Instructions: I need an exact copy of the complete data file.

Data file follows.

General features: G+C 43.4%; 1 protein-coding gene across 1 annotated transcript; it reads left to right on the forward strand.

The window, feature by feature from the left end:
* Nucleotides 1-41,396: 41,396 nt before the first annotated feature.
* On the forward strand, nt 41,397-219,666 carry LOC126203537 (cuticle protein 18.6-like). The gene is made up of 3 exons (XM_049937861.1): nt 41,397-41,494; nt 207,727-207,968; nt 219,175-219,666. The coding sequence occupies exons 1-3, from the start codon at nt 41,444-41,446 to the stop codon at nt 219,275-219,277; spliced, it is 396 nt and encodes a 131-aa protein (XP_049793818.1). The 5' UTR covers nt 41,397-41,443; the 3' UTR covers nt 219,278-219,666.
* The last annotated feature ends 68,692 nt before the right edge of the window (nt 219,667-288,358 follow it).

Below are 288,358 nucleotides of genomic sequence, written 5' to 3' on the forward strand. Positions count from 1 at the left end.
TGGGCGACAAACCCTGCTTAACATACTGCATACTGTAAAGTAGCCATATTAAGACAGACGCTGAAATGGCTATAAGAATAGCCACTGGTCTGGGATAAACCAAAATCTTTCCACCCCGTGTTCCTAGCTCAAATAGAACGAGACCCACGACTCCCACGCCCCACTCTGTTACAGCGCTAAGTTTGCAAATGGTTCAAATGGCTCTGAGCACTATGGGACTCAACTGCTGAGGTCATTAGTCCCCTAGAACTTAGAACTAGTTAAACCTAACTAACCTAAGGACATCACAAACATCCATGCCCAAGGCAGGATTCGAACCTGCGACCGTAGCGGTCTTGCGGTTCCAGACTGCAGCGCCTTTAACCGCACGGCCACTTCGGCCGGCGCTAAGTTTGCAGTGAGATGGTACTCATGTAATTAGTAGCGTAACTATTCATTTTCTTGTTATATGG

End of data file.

General features: G+C 43.4%; 1 protein-coding gene across 1 annotated transcript; it reads left to right on the forward strand.

The window, feature by feature from the left end:
* Nucleotides 1-41,396: 41,396 nt before the first annotated feature.
* On the forward strand, nt 41,397-219,666 carry LOC126203537 (cuticle protein 18.6-like). The gene is made up of 3 exons (XM_049937861.1): nt 41,397-41,494; nt 207,727-207,968; nt 219,175-219,666. The coding sequence occupies exons 1-3, from the start codon at nt 41,444-41,446 to the stop codon at nt 219,275-219,277; spliced, it is 396 nt and encodes a 131-aa protein (XP_049793818.1). The 5' UTR covers nt 41,397-41,443; the 3' UTR covers nt 219,278-219,666.
* The last annotated feature ends 68,692 nt before the right edge of the window (nt 219,667-288,358 follow it).

Below are 288,358 nucleotides of genomic sequence, written 5' to 3' on the forward strand. Positions count from 1 at the left end.
TGGGCGACAAACCCTGCTTAACATACTGCATACTGTAAAGTAGCCATATTAAGACAGACGCTGAAATGGCTATAAGAATAGCCACTGGTCTGGGATAAACCAAAATCTTTCCACCCCGTGTTCCTAGCTCAAATAGAACGAGACCCACGACTCCCACGCCCCACTCTGTTACAGCGCTAAGTTTGCAAATGGTTCAAATGGCTCTGAGCACTATGGGACTCAACTGCTGAGGTCATTAGTCCCCTAGAACTTAGAACTAGTTAAACCTAACTAACCTAAGGACATCACAAACATCCATGCCCAAGGCAGGATTCGAACCTGCGACCGTAGCGGTCTTGCGGTTCCAGACTGCAGCGCCTTTAACCGCACGGCCACTTCGGCCGGCGCTAAGTTTGCAGTGAGATGGTACTCATGTAATTAGTAGCGTAACTATTCATTTTCTTGTTATATGG